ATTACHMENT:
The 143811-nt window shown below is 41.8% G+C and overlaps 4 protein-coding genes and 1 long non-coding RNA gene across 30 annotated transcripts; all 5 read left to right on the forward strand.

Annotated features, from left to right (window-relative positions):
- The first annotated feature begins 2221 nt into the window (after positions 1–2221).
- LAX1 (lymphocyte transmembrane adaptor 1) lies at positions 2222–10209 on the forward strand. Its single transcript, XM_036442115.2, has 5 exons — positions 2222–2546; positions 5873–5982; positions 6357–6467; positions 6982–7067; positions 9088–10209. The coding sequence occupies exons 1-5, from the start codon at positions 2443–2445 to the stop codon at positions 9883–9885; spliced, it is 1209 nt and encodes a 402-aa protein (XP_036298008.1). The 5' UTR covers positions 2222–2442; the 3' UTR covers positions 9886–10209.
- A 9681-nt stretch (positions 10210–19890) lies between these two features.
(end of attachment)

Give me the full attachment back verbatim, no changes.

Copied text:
The 143811-nt window shown below is 41.8% G+C and overlaps 4 protein-coding genes and 1 long non-coding RNA gene across 30 annotated transcripts; all 5 read left to right on the forward strand.

Annotated features, from left to right (window-relative positions):
- The first annotated feature begins 2221 nt into the window (after positions 1–2221).
- LAX1 (lymphocyte transmembrane adaptor 1) lies at positions 2222–10209 on the forward strand. Its single transcript, XM_036442115.2, has 5 exons — positions 2222–2546; positions 5873–5982; positions 6357–6467; positions 6982–7067; positions 9088–10209. The coding sequence occupies exons 1-5, from the start codon at positions 2443–2445 to the stop codon at positions 9883–9885; spliced, it is 1209 nt and encodes a 402-aa protein (XP_036298008.1). The 5' UTR covers positions 2222–2442; the 3' UTR covers positions 9886–10209.
- A 9681-nt stretch (positions 10210–19890) lies between these two features.